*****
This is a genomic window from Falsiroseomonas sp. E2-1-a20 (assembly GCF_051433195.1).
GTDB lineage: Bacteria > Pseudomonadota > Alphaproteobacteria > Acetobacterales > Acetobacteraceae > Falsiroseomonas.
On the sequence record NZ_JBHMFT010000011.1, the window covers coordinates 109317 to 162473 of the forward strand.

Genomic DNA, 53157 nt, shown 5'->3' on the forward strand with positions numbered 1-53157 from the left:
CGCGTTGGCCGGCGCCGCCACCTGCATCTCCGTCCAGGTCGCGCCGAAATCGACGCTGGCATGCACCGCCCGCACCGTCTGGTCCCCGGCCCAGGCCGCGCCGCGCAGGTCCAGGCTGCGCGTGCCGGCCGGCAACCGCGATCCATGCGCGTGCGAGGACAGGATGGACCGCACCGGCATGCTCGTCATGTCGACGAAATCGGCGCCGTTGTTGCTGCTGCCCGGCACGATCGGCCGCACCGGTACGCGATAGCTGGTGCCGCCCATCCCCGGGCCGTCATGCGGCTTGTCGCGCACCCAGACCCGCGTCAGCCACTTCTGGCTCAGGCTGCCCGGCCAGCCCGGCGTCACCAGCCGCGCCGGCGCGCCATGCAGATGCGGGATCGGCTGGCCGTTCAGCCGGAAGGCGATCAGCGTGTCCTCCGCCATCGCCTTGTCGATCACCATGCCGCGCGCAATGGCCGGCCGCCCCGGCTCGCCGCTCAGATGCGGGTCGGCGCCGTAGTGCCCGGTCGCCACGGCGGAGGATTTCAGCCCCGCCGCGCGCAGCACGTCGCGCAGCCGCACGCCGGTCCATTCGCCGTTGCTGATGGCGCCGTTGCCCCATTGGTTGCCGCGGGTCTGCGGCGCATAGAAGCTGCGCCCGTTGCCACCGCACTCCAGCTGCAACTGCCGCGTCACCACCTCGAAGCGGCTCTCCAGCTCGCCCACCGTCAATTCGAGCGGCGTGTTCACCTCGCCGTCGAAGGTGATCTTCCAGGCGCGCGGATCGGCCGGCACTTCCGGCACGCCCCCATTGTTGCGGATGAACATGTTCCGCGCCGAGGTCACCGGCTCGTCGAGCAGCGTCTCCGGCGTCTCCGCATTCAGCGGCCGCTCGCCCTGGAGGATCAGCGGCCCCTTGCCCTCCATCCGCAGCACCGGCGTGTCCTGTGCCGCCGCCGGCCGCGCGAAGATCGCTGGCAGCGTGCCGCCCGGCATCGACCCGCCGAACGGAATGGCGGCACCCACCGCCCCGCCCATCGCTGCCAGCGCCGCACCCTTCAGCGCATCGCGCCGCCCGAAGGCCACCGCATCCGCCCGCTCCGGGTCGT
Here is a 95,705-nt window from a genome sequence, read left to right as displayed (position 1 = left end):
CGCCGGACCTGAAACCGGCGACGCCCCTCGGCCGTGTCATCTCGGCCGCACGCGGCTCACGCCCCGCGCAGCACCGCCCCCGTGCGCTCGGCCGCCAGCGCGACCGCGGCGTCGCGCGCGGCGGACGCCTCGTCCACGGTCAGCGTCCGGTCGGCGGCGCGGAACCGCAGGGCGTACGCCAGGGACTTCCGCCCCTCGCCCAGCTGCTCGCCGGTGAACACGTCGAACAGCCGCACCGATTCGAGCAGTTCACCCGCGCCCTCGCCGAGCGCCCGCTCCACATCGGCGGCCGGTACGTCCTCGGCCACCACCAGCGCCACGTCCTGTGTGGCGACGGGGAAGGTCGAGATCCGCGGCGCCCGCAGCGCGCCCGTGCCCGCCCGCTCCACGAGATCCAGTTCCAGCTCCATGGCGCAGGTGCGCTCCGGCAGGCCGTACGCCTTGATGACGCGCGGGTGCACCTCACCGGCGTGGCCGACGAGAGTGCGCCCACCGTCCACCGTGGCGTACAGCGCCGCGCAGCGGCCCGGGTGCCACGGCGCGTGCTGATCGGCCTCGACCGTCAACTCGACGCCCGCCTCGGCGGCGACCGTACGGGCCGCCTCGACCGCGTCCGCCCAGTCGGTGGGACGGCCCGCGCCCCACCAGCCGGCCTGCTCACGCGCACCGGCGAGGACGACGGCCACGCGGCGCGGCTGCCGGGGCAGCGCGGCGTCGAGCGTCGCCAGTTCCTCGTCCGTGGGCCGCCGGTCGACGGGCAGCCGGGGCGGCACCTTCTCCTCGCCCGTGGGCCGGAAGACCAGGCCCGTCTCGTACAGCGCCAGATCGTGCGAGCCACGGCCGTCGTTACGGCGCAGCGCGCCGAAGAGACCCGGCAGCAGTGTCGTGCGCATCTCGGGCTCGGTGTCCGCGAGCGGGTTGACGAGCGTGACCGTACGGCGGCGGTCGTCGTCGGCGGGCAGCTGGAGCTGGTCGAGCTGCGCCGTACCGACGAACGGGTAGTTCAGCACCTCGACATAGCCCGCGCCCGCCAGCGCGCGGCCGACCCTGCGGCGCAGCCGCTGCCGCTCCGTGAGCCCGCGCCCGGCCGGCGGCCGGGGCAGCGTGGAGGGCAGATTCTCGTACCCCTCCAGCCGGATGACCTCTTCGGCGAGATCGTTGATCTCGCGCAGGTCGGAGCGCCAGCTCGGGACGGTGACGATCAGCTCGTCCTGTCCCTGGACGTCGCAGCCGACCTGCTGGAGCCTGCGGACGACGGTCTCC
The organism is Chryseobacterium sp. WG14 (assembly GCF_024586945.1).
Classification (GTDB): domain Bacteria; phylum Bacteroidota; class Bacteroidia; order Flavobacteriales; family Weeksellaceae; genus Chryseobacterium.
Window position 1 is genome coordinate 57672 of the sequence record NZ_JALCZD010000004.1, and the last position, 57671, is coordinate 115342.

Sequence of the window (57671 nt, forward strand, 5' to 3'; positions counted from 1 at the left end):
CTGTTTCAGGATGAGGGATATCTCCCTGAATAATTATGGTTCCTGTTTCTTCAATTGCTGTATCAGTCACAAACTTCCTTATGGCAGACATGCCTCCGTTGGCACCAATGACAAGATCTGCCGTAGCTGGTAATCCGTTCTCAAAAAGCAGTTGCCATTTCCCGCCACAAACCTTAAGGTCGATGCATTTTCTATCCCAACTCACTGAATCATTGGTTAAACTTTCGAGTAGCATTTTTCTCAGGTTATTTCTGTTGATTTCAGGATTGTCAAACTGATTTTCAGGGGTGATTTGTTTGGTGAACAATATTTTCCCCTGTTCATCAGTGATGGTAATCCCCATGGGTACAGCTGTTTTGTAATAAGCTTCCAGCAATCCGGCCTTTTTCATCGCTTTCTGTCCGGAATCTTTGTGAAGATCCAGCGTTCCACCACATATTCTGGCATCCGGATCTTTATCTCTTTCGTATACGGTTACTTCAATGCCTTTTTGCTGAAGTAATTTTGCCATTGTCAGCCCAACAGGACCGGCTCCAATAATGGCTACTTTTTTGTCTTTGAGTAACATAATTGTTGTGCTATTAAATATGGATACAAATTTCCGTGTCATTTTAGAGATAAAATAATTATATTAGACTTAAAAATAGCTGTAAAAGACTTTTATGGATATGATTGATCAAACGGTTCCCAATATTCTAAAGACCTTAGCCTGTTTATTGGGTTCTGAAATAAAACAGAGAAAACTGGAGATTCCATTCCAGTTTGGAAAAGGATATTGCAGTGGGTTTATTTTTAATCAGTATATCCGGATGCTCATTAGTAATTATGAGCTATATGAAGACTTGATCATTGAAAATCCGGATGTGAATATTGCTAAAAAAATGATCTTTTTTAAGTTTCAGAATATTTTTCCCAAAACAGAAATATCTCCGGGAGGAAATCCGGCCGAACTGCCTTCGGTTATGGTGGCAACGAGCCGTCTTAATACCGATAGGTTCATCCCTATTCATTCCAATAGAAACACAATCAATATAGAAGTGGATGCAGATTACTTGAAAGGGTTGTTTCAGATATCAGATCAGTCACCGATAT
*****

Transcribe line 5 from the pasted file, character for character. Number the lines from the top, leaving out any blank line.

CGCGTTGGCCGGCGCCGCCACCTGCATCTCCGTCCAGGTCGCGCCGAAATCGACGCTGGCATGCACCGCCCGCACCGTCTGGTCCCCGGCCCAGGCCGCGCCGCGCAGGTCCAGGCTGCGCGTGCCGGCCGGCAACCGCGATCCATGCGCGTGCGAGGACAGGATGGACCGCACCGGCATGCTCGTCATGTCGACGAAATCGGCGCCGTTGTTGCTGCTGCCCGGCACGATCGGCCGCACCGGTACGCGATAGCTGGTGCCGCCCATCCCCGGGCCGTCATGCGGCTTGTCGCGCACCCAGACCCGCGTCAGCCACTTCTGGCTCAGGCTGCCCGGCCAGCCCGGCGTCACCAGCCGCGCCGGCGCGCCATGCAGATGCGGGATCGGCTGGCCGTTCAGCCGGAAGGCGATCAGCGTGTCCTCCGCCATCGCCTTGTCGATCACCATGCCGCGCGCAATGGCCGGCCGCCCCGGCTCGCCGCTCAGATGCGGGTCGGCGCCGTAGTGCCCGGTCGCCACGGCGGAGGATTTCAGCCCCGCCGCGCGCAGCACGTCGCGCAGCCGCACGCCGGTCCATTCGCCGTTGCTGATGGCGCCGTTGCCCCATTGGTTGCCGCGGGTCTGCGGCGCATAGAAGCTGCGCCCGTTGCCACCGCACTCCAGCTGCAACTGCCGCGTCACCACCTCGAAGCGGCTCTCCAGCTCGCCCACCGTCAATTCGAGCGGCGTGTTCACCTCGCCGTCGAAGGTGATCTTCCAGGCGCGCGGATCGGCCGGCACTTCCGGCACGCCCCCATTGTTGCGGATGAACATGTTCCGCGCCGAGGTCACCGGCTCGTCGAGCAGCGTCTCCGGCGTCTCCGCATTCAGCGGCCGCTCGCCCTGGAGGATCAGCGGCCCCTTGCCCTCCATCCGCAGCACCGGCGTGTCCTGTGCCGCCGCCGGCCGCGCGAAGATCGCTGGCAGCGTGCCGCCCGGCATCGACCCGCCGAACGGAATGGCGGCACCCACCGCCCCGCCCATCGCTGCCAGCGCCGCACCCTTCAGCGCATCGCGCCGCCCGAAGGCCACCGCATCCGCCCGCTCCGGGTCGT